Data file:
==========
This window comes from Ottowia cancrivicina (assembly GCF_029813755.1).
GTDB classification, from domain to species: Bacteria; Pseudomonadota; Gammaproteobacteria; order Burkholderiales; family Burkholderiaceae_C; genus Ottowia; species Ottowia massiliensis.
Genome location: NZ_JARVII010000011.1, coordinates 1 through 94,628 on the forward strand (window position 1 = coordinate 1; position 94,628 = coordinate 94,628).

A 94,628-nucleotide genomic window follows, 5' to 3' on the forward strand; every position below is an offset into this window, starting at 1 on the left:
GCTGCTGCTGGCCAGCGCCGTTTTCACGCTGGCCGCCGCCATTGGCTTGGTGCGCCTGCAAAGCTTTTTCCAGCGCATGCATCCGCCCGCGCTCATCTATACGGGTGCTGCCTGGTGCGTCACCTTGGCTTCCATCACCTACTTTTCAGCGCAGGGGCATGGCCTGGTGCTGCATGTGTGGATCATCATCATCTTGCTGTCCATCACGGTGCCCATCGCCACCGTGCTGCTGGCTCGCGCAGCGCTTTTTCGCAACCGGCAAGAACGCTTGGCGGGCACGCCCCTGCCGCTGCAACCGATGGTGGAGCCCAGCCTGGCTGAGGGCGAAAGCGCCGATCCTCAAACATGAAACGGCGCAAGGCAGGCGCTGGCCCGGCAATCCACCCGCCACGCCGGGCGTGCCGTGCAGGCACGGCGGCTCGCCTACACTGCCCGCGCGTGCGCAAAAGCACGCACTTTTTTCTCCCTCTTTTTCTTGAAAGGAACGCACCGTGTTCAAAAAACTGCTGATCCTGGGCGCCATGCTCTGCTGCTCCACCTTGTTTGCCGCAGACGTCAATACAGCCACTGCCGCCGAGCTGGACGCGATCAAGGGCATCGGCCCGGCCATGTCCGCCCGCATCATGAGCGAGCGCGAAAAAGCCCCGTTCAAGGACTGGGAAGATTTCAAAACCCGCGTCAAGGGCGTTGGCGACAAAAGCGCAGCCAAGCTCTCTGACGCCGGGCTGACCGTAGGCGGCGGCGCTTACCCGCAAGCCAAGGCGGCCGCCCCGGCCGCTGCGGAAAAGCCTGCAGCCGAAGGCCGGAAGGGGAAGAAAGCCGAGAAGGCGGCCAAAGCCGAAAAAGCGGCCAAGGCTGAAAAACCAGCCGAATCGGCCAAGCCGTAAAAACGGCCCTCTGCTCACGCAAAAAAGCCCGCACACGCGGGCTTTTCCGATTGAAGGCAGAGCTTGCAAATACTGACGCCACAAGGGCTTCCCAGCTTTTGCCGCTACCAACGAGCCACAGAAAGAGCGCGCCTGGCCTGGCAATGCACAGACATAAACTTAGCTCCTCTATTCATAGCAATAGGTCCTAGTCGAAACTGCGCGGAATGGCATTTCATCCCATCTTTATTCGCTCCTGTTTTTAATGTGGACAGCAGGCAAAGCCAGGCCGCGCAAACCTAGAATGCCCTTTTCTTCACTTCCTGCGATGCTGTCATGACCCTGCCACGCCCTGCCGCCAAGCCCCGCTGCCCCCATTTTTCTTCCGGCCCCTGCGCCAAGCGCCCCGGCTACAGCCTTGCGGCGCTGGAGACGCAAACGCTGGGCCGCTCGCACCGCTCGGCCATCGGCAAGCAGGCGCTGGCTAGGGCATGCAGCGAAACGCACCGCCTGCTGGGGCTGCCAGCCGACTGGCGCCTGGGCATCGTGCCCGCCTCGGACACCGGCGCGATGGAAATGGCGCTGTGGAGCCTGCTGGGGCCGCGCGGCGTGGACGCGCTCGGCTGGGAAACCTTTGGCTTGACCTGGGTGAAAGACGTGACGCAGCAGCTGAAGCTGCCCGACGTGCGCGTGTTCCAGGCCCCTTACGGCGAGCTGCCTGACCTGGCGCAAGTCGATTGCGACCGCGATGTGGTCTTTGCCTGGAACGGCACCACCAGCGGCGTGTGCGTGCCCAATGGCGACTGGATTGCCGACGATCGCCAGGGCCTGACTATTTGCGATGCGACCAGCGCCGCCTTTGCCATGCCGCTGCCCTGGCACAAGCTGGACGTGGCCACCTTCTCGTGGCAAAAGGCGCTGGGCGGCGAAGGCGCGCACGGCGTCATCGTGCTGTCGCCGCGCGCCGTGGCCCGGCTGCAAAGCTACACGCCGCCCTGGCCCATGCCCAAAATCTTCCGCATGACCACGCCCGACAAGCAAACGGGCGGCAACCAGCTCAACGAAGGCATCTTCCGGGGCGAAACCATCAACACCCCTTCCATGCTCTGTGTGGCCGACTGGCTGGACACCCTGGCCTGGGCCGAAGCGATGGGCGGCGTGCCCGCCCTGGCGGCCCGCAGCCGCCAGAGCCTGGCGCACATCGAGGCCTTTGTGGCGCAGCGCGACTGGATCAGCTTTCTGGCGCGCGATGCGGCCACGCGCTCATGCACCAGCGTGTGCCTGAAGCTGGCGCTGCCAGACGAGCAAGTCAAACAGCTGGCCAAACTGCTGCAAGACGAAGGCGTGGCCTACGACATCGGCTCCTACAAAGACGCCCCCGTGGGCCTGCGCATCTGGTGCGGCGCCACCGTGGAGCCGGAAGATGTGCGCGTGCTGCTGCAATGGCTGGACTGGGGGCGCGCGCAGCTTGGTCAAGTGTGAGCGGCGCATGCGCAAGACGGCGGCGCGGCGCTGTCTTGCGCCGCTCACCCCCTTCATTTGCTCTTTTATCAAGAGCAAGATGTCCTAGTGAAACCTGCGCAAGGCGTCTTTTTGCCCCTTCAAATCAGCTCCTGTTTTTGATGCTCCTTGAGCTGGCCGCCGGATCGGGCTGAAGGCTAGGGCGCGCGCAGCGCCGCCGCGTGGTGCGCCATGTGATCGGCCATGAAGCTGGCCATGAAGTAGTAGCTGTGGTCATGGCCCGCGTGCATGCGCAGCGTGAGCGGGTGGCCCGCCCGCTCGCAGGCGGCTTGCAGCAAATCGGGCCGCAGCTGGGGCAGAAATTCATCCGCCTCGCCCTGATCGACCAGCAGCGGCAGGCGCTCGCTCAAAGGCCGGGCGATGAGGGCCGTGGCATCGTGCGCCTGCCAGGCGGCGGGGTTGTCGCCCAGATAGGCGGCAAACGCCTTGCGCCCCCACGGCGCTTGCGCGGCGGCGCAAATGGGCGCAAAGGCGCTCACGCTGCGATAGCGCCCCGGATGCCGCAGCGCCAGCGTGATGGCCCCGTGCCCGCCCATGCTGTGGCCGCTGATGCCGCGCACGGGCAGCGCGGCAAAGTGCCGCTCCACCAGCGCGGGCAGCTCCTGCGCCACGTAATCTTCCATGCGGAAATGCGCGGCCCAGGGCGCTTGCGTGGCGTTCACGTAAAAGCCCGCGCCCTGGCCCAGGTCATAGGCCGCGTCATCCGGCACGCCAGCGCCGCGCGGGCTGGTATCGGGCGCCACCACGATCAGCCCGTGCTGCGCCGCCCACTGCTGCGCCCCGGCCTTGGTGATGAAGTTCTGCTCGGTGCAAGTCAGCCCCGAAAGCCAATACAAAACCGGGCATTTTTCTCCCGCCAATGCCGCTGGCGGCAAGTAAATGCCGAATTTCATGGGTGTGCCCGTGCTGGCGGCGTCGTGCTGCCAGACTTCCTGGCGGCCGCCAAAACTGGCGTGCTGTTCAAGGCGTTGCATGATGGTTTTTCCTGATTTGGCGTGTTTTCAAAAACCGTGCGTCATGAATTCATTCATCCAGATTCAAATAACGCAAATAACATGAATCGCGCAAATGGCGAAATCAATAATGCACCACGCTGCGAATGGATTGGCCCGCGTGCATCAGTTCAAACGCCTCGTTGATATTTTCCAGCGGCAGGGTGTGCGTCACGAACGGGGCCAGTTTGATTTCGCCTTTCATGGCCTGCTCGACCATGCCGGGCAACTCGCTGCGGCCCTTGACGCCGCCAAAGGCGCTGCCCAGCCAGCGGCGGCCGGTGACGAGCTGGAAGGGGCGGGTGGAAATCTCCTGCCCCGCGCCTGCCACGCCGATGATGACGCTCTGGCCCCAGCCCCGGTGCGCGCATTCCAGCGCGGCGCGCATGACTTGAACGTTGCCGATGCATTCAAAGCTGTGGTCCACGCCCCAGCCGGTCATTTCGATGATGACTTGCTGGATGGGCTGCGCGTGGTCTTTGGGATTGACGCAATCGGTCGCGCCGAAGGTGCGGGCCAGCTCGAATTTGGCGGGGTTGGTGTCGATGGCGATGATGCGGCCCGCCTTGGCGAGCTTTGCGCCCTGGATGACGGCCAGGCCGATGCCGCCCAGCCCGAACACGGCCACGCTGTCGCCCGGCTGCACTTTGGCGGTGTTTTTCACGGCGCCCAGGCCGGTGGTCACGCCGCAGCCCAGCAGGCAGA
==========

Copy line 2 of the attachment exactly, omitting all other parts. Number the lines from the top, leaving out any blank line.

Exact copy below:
GTDB classification, from domain to species: Bacteria; Pseudomonadota; Gammaproteobacteria; order Burkholderiales; family Burkholderiaceae_C; genus Ottowia; species Ottowia massiliensis.